Monday, August 20, 2012

Vermeer's Maps

World Maps in Vermeer's painting reflect the power and reach of the Dutch seaborne empire and the emergence of mapmaking as a pursuit of the superrich Dutch merchants.
With Dutch naval power rising rapidly as a major force from the late 16th century, the Netherlands dominated global commerce during the second half of the 17th century during a cultural flowering known as the Dutch Golden Age.

At the time maps were popular among prosperous citizens: they were good to look at as well as educational and useful for showing off their owners’ interest in geography and politics and even their patriotism. This trend is very eloquently demonstrated in the most accurate witnesses of everyday-life scenes of the time: the famous interior paintings of the 17th century Dutch masters, Vermeer being the most remarkable amongst them.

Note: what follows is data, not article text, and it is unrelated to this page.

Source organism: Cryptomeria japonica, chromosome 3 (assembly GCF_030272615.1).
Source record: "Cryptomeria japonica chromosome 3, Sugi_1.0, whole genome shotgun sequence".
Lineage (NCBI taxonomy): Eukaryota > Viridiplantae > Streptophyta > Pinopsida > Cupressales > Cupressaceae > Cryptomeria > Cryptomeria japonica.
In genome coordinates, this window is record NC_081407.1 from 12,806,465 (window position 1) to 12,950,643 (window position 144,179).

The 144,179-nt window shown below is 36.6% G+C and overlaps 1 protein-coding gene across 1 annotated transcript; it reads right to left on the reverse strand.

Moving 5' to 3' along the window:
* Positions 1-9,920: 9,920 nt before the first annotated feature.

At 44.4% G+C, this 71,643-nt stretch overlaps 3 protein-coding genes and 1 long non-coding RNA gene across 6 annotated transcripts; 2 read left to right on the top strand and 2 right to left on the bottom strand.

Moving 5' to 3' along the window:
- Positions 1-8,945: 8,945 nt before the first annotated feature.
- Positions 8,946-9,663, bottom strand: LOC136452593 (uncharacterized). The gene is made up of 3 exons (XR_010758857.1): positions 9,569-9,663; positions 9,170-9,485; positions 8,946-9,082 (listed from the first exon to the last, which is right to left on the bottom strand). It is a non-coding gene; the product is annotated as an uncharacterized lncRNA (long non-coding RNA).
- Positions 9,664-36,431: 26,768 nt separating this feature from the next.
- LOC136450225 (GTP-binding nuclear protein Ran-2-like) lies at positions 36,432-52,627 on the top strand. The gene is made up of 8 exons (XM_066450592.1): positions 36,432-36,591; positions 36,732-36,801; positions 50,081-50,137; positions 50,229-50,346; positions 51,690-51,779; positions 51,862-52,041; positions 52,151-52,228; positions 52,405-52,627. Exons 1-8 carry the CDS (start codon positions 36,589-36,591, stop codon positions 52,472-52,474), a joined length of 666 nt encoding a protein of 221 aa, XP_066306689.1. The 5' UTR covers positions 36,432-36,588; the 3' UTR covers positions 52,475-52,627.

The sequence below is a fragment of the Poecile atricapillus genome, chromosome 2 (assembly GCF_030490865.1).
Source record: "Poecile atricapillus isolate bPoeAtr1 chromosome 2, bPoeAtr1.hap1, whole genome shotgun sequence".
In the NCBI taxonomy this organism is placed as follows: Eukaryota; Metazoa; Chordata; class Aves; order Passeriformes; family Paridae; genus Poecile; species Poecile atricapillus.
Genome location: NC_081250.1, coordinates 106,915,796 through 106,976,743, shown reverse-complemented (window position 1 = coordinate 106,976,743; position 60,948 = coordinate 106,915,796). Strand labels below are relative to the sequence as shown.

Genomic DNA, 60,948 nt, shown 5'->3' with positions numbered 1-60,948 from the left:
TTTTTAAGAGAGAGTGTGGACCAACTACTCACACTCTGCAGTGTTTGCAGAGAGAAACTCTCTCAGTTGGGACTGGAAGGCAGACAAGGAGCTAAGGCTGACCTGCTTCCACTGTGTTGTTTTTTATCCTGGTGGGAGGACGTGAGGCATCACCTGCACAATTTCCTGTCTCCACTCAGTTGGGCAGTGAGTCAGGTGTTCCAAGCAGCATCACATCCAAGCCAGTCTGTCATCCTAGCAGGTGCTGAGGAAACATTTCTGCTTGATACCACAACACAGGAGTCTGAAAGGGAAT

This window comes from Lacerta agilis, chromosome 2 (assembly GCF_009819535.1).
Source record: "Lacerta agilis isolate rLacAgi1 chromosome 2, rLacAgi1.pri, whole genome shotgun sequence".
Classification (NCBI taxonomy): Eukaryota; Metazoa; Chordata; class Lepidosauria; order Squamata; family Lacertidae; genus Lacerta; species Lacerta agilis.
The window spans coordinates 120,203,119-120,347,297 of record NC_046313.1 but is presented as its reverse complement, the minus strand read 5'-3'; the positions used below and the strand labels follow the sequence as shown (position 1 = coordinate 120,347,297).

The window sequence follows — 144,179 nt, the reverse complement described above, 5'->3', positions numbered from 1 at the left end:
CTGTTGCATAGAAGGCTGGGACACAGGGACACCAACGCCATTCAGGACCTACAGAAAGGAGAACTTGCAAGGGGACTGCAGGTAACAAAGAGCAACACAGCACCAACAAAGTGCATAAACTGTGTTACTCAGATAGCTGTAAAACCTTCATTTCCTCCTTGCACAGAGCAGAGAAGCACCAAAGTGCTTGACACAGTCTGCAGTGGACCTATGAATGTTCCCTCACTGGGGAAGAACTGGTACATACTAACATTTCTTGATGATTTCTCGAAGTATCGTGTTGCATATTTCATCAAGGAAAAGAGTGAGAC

Johannes, Jan or Johan Vermeer (1632 – December 1675) was a Dutch painter who specialized in domestic interior scenes of middle class life. Vermeer was a moderately successful provincial genre painter in his lifetime. He seems never to have been particularly wealthy, leaving his wife and children in debt at his death, perhaps because he produced relatively few paintings.

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